Close to a dozen people carrying bundles of marijuana fled back to Mexico on foot when their Jeep Cherokee got stuck atop the border fence in a remote area of the Sonoran Desert.

Mexican officials sent military personnel to the area Wednesday to search for the group, but neither the 11 people who had been inside the Jeep, nor the marijuana, was found, the U.S. Border Patrol said in a news release.

U.S. agents patrolling a stretch of desert spotted tracks from an off-road vehicle on protected land in Cabeza Prieta National Wildlife Refuge about 4 miles north of the international border, the news release said.

The agents couldn’t see the vehicle, but asked an Air and Marine Operation helicopter crew for help. That crew was able to spot the camouflaged Jeep Cherokee heading back south to the border to escape. The Jeep had been modified and painted to blend into the desert landscape.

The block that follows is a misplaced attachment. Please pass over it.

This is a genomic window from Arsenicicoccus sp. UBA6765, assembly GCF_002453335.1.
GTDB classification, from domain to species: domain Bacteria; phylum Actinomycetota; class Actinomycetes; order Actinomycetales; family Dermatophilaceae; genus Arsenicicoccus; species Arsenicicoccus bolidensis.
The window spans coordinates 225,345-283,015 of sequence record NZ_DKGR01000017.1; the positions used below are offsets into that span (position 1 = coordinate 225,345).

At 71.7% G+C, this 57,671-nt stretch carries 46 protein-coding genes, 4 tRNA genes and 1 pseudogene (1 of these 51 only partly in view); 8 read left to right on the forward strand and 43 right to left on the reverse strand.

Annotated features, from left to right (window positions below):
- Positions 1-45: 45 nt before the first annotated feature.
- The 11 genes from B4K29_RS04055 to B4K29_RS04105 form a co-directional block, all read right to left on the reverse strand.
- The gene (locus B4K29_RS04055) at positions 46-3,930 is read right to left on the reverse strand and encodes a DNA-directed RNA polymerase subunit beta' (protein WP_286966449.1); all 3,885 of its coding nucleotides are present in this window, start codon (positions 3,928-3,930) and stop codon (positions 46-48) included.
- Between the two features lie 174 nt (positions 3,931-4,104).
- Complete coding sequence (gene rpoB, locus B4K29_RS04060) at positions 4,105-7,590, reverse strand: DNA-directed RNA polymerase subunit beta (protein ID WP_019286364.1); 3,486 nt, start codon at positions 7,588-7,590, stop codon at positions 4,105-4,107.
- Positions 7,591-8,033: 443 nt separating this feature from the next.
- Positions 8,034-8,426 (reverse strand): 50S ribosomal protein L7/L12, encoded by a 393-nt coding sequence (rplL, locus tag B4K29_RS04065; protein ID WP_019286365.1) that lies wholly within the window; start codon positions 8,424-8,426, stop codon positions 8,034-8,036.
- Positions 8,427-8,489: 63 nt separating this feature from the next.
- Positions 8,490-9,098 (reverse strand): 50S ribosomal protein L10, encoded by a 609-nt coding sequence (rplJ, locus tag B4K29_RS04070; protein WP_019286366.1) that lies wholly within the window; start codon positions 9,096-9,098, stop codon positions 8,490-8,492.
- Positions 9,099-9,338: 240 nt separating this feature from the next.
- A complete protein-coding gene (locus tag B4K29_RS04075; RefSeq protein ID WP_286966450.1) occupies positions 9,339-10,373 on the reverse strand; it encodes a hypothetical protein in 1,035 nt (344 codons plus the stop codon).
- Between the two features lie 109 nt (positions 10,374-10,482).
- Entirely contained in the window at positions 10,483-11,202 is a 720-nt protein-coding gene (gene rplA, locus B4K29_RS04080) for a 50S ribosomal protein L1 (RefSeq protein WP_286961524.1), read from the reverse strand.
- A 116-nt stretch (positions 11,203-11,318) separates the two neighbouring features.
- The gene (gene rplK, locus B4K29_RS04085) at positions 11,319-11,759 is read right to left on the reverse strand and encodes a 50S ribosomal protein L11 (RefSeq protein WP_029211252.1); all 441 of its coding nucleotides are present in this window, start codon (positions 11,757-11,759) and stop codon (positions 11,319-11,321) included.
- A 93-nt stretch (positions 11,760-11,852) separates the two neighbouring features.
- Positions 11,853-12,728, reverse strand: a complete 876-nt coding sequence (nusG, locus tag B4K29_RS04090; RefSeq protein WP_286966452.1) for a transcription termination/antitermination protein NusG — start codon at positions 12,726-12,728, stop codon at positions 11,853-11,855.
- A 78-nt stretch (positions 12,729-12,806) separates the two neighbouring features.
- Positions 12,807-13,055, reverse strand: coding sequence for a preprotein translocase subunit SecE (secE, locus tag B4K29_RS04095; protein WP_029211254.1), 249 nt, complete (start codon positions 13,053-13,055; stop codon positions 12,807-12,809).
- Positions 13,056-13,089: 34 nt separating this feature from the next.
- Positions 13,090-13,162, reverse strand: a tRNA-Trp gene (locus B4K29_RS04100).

The Jeep got stuck when its driver tried to take it across a makeshift ramp placed atop the border barrier, a fence made of posts and rail usually about waist high.

“The agents were on their tail and the helicopter was able to see them, but ground agents weren’t able to make an apprehension because they were ahead of them,” Border Patrol agent Daniel Hernandez said.

* I understand and agree that registration on or use of this site constitutes agreement to its user agreement and privacy policy.

The pursuit did result in keeping the drugs from getting into the United States, he added.

Border Patrol agents found the location where the Jeep initially entered the U.S. and recovered two additional homemade vehicle ramps.

While it is not extremely common, this is one of the methods used to smuggle drugs. Border Patrol agents have a name for it: the ramping method. In 2012, a photo made national news of a silver Jeep Cherokee stuck atop a 14-foot fence as it tried to cross a downside portion of a ramp in the Yuma Border Patrol sector.